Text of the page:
In a general sense, a business owner or manager would be legally liable for negligent actions when employee safety and/or personal property is damaged due to the employee's negligent acts. In most cases, negligent acts would be due to a breach of the duty of care, which means the employee violated the duty of care by either negligently working, or negligently allowing an employee's bodily injury, or for failing to act promptly to prevent an accident. However, in many cases, negligence would be due to the owner or manager, as it is usually the business owner or manager's or supervisor's responsibility to hire, train and supervise employees and monitor their actions. In addition, the employer is ultimately liable for an employee's unlawful acts due to the employee's being given unsupervised access to the company's goods or services. Finally, failure to maintain workplace safety may constitute negligence, due to the inherent danger of the work environment.
State statutes governing claims against employers may also cover an employee's claim against a business owner or manager if the employee was injured as a result of an act of the employer.
If you're an employer, you have a right to a hearing before an arbitrator to get the decision reversed or set aside.
2. If you're an employee, are you covered by an Employee Retirement Income Security Act (ERISA)? Many business owners or managers might not know that ERISA is the law that gives many employers specific legal rights and protections regarding employee benefits. For example, an employee's coverage under the act includes the right to benefits from most life and disability insurance, and it includes the right to a right to medical care if the employee has a condition that would result in extreme health care expenses. ERISA also includes the right to group life insurance, and it extends to workers and their families.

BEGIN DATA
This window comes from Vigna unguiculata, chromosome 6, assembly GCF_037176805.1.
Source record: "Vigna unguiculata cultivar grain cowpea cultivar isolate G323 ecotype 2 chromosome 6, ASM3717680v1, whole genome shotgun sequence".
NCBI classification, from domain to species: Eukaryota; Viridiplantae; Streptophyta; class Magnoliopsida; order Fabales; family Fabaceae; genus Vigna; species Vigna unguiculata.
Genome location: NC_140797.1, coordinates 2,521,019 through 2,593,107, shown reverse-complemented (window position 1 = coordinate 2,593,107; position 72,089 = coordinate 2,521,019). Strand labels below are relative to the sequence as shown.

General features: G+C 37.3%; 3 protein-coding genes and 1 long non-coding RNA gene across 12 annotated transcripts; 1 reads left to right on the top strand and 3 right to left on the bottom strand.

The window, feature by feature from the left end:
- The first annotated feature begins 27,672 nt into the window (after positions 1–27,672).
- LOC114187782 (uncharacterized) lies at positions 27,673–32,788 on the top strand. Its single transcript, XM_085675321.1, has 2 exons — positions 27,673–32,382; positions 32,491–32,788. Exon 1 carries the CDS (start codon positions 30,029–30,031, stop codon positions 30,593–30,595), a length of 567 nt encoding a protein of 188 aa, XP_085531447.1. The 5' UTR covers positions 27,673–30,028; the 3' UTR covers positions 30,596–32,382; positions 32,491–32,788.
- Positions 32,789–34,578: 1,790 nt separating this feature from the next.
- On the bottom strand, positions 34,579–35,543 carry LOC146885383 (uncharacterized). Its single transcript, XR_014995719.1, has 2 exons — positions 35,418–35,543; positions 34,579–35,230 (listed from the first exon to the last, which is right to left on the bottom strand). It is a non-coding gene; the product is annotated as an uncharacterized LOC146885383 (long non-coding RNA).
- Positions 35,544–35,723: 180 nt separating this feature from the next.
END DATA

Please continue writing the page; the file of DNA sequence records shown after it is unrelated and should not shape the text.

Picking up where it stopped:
It is important for employers to be aware of the rights and protections afforded by ERISA. ERISA is the law of the land and employers should seek to understand it in the context of their business' legal obligations. Employers are not allowed to pay excessive fees to certain lawyers who work on their behalf, or to lawyers who do not have experience in their particular field of law. Also, ERISA's rules and regulations provide specific standards that employers must follow.
3. Will you get charged a special ERISA fee for employing you? This depends on your industry and whether your industry has ERISA or not. It is a good idea to inquire with the ERISA Attorney and others in your area of the law who know ERISA laws for guidance in answering this question.
Also, when accident occurred in a vehicle owned to your employer, some states have different rules for employers regarding ERISA and some states do not. For example, some states have no ERISA or other state-specific law and employers in those states are not required to give their employees the same legal rights and protections afforded to employees in other states.